van de Graaff: In the past 7 years that I have done weather, I have seen some changes. I believe research shows that weather is the top reason people tune into local news, so hopefully we are here to stay. But not everyone watches the traditional newscasts, so we have had to broaden our "services." In addition to 24 daily weather hits, we have to update a web-page, record programming for our local 24-hour weather channel Doug Hill's Weather Now, do live reports on WTOP radio, do newspaper forecasts, and weekly school visits to teach kids about the weather. So our work day remains the same length, but what we do during it has been significantly expanded. So the bottom line is more duties
maybe more 24 hour outlets for weather.
CW: If you were able to break away from programming instructions or have more time, what issue would you cover during a deeper segment before/after the day's forecast?
van de Graaff: In the morning folks don't have a lot of time
.they need to know what to know how to dress the kids and whether or not to take an umbrella. But I miss having time for the explainers. I really find it helpful to teach people why the weather will be changing, other than saying it's getting colder. I don't mean you have to get super scientific, but I believe it's useful if the viewer can walk away from their set having learned a little nugget of information. So next time they are at the water cooler and someone says, "I hear it's gonna get cold," they can respond "yes, that Alberta clipper is dropping in from Canada driving in some cold Arctic air."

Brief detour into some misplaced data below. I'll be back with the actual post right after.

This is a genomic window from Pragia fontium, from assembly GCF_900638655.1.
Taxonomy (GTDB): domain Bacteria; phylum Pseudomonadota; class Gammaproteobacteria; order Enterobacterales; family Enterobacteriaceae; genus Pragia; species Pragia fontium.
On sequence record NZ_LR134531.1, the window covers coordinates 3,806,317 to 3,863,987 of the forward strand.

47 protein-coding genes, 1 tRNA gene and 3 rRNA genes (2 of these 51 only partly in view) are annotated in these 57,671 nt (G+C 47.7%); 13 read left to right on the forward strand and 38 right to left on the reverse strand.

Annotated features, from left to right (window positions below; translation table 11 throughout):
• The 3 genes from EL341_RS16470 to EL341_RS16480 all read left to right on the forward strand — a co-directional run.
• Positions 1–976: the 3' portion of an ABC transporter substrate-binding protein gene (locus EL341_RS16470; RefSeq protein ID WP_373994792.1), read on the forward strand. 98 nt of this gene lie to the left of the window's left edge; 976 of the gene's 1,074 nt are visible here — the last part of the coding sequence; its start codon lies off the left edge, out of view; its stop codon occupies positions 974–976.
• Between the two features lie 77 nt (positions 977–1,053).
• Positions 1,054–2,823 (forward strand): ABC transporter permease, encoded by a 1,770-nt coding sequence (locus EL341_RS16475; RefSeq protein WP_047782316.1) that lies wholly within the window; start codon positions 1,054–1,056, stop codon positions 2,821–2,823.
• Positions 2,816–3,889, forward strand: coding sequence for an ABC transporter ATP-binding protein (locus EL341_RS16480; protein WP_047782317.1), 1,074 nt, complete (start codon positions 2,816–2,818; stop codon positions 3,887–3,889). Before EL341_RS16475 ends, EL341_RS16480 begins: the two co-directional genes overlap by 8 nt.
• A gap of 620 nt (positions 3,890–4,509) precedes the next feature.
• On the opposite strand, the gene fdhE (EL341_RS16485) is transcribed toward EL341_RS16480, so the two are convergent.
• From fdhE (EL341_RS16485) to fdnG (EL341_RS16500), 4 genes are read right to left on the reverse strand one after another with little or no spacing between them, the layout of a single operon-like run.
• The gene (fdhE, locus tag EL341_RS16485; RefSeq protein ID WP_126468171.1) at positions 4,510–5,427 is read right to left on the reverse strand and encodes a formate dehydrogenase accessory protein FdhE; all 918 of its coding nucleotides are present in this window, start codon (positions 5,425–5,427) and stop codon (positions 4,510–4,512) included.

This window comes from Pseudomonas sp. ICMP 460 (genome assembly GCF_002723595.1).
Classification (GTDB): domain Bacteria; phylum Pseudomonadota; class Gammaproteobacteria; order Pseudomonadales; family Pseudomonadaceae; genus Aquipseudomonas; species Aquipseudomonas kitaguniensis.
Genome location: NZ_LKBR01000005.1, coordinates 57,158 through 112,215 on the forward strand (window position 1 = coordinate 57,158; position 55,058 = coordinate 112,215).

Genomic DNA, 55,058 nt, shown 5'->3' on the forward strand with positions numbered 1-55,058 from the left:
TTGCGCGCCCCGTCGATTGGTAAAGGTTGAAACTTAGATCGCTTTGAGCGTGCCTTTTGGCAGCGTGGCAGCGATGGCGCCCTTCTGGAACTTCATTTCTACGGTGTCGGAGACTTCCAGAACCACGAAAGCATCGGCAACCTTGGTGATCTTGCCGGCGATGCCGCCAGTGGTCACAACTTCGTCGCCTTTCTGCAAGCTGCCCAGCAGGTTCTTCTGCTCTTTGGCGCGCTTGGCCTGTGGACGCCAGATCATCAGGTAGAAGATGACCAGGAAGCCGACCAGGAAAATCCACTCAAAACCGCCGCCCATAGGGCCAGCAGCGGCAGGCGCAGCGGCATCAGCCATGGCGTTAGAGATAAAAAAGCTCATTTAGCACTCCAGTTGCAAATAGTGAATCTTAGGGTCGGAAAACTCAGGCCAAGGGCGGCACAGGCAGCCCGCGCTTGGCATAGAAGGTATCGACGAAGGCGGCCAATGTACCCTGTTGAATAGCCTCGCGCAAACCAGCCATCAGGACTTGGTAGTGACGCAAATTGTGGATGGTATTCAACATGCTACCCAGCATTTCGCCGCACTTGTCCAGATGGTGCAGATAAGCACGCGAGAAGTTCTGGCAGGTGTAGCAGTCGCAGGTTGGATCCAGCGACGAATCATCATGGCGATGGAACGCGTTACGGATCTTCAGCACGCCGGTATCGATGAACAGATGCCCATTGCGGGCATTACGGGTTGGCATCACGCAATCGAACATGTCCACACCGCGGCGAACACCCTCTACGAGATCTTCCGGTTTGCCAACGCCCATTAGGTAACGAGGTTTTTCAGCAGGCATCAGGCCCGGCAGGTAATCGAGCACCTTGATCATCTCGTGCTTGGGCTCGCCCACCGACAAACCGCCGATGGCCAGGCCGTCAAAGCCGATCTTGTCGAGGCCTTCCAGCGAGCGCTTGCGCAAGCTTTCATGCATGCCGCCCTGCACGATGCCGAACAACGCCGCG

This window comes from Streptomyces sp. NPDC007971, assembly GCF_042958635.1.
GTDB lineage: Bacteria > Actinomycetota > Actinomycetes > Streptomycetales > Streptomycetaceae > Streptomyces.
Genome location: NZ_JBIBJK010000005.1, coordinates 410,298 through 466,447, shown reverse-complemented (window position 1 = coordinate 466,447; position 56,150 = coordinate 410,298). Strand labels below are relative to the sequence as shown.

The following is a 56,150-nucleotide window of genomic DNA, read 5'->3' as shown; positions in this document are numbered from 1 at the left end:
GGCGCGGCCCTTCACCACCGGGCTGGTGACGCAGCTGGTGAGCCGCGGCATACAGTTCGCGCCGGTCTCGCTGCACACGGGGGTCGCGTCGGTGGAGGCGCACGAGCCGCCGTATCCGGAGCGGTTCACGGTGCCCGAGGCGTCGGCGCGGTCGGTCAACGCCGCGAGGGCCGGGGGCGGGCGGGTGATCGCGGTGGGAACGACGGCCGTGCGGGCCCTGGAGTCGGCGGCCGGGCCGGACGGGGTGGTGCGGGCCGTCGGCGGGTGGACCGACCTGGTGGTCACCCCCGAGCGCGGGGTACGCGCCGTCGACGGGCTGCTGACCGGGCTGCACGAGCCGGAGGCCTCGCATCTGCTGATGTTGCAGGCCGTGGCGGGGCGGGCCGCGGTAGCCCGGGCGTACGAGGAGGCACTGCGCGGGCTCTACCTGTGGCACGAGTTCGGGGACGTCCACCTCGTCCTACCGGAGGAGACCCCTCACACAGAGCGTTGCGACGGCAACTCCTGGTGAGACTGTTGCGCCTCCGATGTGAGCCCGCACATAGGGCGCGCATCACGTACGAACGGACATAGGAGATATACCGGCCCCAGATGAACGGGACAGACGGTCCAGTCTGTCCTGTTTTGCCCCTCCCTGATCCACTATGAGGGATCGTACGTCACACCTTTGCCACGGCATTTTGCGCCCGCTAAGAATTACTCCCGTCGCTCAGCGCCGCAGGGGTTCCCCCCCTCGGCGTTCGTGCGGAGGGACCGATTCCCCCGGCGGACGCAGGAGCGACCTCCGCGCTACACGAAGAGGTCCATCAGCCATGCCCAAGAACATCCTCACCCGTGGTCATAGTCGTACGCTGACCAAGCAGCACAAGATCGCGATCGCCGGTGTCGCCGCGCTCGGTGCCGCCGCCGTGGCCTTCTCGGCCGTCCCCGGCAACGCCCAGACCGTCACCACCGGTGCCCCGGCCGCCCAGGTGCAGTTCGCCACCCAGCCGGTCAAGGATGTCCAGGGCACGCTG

CW: Global warming is frequently in the news these days. Most climate scientists believe the warming is largely human caused although there is a small contingent of TV meteorologists and scientists who are skeptical. Where do you stand on the issue?
van de Graaff: The subject of global warming definitely makes headlines in the media and is a topic of much debate. I try to read up on the subject to have a better understanding, but it is complex. Often, it is so politicized and those on both sides don't always appear to have their facts straight. History has taught us that weather patterns are cyclical and although we have noticed a warming pattern in recent time, I don't know what generalizations came be made from this with the lack of long-term scientific data. That's all I will say about this.
CW: Bonus Question -- Your bio indicates you're a graduate of George Mason. Can the Patriots repeat their success in basketball this season?
van de Graaff: As of today we are 3 and 3, all games being non-conference. While excitement is high on the Fairfax campus, can a team have two back to back Cinderella seasons? Go Patriots!
Check out van de Graaff's full bio.